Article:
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Laboratory Services

Pathologist

Career data updated last on 9/9/2014
Pathologist Pathologists are physicians who receive four or more years of training after medical school in the use of laboratory tests to diagnose and treat disease. They interpret the results of these examinations and tests-information that is important for the patient's diagnosis and recovery. The pathologist is usually responsible for the administration of the pathology laboratory and also researches ways to improve disease detection, prevention, cure or treatment. They play a vital role on the patient's primary health care team. The pathologist and the patient's other doctors consult on which tests to order, test results, and appropriate treatments. Because of the pathologist's role, he or she is sometimes referred to as "the doctor's doctor."
Salary $106.25/hourly- $221,000/year
Significant Points The medical laboratory is one of the "first stops" in preventive medicine, which puts pathology among the most cost effective health care services. Since Americans are living longer than previous generations, forecasters predict that preventive medicine will become even more important, for it provides the best chance of containing spending on the nation's health care.
Specializations Pathologists can specialize in just about every category of disease, including:
  • Blood Banking/Transfusion Medicine
  • Medical Microbiology
  • Cytopathology
  • Hematology
  • Forensic Pathology
  • Surgical Pathology
  • Immunopathology
  • Medical microbiology
  • Molecular genetic pathology
  • Neuropathology
  • Pediatric pathology
Work Environment Most pathologists work in a hospital setting, usually in charge of one or several medical laboratories. Medical schools also attract many pathologists to carry out teaching and research activities. Pathologists also work for independent laboratories and with major medical companies. Forensic pathologists typically work for government agencies to determine the facts about unattended, unexplained and violent deaths. They may also work in the community, in independent laboratories, or in private offices, clinics, and other health care facilities.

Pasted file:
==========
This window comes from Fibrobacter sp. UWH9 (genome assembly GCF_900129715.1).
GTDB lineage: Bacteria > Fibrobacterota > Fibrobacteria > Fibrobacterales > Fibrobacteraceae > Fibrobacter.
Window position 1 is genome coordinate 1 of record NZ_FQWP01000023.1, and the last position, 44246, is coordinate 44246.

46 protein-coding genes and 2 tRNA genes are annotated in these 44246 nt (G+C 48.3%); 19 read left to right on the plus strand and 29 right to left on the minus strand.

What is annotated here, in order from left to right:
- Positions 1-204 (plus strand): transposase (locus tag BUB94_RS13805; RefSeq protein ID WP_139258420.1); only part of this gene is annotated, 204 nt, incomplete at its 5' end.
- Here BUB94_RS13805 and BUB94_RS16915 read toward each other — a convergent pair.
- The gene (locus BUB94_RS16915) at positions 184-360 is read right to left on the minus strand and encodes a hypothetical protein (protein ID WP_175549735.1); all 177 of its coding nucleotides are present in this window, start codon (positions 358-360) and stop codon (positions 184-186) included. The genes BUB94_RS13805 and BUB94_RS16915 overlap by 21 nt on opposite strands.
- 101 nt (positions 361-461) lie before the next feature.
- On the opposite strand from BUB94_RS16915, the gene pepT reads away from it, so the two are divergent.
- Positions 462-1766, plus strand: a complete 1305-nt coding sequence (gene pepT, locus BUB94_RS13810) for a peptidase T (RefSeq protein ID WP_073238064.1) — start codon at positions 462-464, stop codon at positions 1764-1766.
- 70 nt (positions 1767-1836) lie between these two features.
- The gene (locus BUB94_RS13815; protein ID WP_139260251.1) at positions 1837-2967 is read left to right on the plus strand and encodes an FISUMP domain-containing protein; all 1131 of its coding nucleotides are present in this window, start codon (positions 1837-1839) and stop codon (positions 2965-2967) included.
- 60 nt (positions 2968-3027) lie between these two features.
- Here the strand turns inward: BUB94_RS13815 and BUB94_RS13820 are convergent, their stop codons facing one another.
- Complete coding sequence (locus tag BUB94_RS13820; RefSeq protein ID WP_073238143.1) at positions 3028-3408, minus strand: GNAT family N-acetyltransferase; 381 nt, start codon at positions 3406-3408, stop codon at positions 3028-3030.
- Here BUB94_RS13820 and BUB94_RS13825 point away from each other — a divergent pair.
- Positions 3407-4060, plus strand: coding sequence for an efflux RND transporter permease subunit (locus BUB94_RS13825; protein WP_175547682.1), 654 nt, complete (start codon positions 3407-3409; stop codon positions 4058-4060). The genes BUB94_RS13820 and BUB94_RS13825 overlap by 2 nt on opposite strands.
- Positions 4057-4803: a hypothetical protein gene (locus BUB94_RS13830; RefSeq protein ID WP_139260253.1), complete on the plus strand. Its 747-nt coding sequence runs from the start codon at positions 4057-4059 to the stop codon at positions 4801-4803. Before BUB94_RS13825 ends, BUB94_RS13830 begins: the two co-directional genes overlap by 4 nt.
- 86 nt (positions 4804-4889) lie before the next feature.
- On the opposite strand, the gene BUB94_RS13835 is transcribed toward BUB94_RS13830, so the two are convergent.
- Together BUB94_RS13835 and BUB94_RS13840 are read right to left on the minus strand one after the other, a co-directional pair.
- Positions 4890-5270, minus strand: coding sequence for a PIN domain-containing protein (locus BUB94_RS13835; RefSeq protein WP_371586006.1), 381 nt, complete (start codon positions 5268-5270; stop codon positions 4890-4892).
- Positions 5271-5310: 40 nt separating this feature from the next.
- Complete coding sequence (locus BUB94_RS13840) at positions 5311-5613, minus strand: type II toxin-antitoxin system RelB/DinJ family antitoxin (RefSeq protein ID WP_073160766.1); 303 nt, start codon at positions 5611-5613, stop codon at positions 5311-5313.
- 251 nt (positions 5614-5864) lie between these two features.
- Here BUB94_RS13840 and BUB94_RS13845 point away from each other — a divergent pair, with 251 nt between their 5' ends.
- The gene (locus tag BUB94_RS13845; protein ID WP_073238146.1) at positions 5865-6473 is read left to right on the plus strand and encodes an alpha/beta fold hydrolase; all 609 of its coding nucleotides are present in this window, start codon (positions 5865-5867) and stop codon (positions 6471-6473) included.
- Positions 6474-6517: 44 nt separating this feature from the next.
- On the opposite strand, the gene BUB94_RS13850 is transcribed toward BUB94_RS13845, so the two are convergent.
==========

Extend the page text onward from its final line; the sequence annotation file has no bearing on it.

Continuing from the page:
High School Prep General college preparation is recommended: three courses in math including algebra I, algebra II and geometry, or a higher level math course for which algebra II is a prerequisite; three science courses including biology and chemistry, one physical science and one lab course; four English units and two social studies units, including one in U.S. History.
Academic Requirements A pathologist is required to complete college and four years of medical school. Medical school graduates then need 4 to 5 years of residency specialty training in order to be eligible for the American Board of Pathology exams. College students preparing for medical school should take either a "pre-med" track or include substantial course work in mathematics and science (including biology, chemistry and physics). See the "Physician" career for more information.

Schools/Organizations

Colorado State University
Masters Degree Master's
The Colorado Center for Medical Laboratory Science
Certificate Degree Certificate
Doctoral Degree Doctoral
University of Colorado Denver - Anschutz Medical Campus
Doctoral Degree Doctoral

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